What is Composting and How Can You Do It?

Sabrina Lopez
October 29, 2019
3 min read

In today's ever-warming world, the more we can do to reduce our carbon footprint, the better. Whether carpooling to work in the morning, eliminating single-use plastics from your daily routine, or installing solar in your home, we can do many easy things to contribute to a healthier planet. 

One of the easier ways to start helping Mother Earth is by taking up composting. Composting is a great way to cut down on food waste and greenhouse emissions attributed to food in landfills. Although it is a great way to start greening your life, composting might seem like a daunting task that only experienced gardeners know how to do correctly. But contrary to this belief, the basics of composting are pretty easy. To help you get started, here's a quick list of the most important things you'll need to know to start your own compost project. 


What is composting?

To begin, let's go over what compost is. Compost is decayed organic matter, whether a leaf or an eggshell. When you combine many of these organic items in a compost pile, they naturally break down to create a nutrient-rich fertilizer that helps gardens grow. Composting is the act of compiling organic matter and letting it break down through the grand biology of Mother Earth. 

Composting has many environmental benefits. It helps to reduce food waste, and the methane emissions that result from food rotting in landfills—and methane is a significant contributor to climate change. Since compost is a fertilizer, using it for gardening reduces the need for chemical options, which can harm water supplies. When added to garden soil, compost will help in carbon sequestration, acting as a kind of "carbon sink," trapping and containing it in the dirt.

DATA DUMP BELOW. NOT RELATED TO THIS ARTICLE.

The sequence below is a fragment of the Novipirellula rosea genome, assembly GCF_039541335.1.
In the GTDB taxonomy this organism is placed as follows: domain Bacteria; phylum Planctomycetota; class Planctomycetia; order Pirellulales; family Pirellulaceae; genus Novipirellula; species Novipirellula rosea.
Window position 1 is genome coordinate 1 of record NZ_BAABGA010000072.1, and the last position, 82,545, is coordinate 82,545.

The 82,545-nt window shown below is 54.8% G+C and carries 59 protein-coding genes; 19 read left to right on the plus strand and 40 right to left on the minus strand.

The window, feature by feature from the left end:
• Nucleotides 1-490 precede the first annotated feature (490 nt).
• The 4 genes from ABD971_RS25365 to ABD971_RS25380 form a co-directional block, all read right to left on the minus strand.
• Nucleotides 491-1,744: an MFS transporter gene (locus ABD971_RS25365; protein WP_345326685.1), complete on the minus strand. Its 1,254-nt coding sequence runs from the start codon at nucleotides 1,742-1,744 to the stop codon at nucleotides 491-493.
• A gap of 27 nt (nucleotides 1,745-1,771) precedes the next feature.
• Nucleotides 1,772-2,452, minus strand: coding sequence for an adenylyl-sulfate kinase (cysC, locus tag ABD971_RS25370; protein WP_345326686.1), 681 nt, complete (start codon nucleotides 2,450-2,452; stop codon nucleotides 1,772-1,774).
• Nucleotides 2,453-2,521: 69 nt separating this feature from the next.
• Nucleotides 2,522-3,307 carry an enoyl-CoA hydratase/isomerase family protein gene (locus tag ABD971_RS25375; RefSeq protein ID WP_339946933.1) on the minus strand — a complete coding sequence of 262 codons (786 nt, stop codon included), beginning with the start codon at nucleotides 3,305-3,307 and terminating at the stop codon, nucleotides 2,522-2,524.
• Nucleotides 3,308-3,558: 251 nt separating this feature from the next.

What can be composted?

A good general rule of thumb for what's compostable is things that come from the ground. This encompasses everything from apple cores, carrot peels, avocado pits, cucumber ends, and even your leftover pumpkin from Halloween. Most vegetables, fruit scraps, and grains from the ground are safe to add to your compost. This includes stale bread, cereals, and pasta, all of which can be added to your compost pile. Flowers and plant trimmings can be added, too, as long as they aren't diseased. 

A few outliers to the "from the ground" rule are coffee grounds and filters, tea leaves, herbs, spices, nuts, and eggs, all of which are safe to add to your compost pile. When in doubt, you can look online for a wide variety of items that can and cannot be used for your composting goals. We always recommend double-checking if you need clarification so you don't contaminate your heap.

Things that you should avoid adding to your compost are mainly animal byproducts. Meat, fish, butter, yogurt, cheese, milk, or animal fat are bad for composting. An easy way to remember this is by keeping anything oily and greasy out of your pile.


How you can start composting

Composting is pretty easy, but your methodology may vary depending on where you live. If you live in a home, you can choose to compost in an outdoor or contained space inside your house. For outside composting, you'll first want to designate an area where your food scraps will be piled or use a tub to contain your heap. While building your pile, you'll want to keep a good mixture of "green" material, like fruit and vegetable scraps, and "brown" material, such as sawdust and plant trimmings.

Starting every other week, you'll want to turn your compost over with a shovel to let it aerate and add water to keep it moist. The biggest con to outside composting is the risk of animals getting into it, so keep an eye out for any critters rummaging around your heap. Besides that, you need to let Mother Nature do her work! It can take months for your pile to turn into soil, but you should notice a change after a few weeks.

For inside composting, most popular with people living in apartments, choose a glass container to get started. You'll do the same material-adding step, maintaining a healthy mix of green and brown material added. In about 2-5 weeks, your compost should be usable as fertilizer—a great treat for any of your indoor plants!


Composting is a great and relatively easy way to contribute to a more sustainable future. If you're looking for other ways to reduce your carbon footprint, we invite you to download our free solar "Is Solar Right for You?" You'll learn the factors that make a solar purchase decision in it.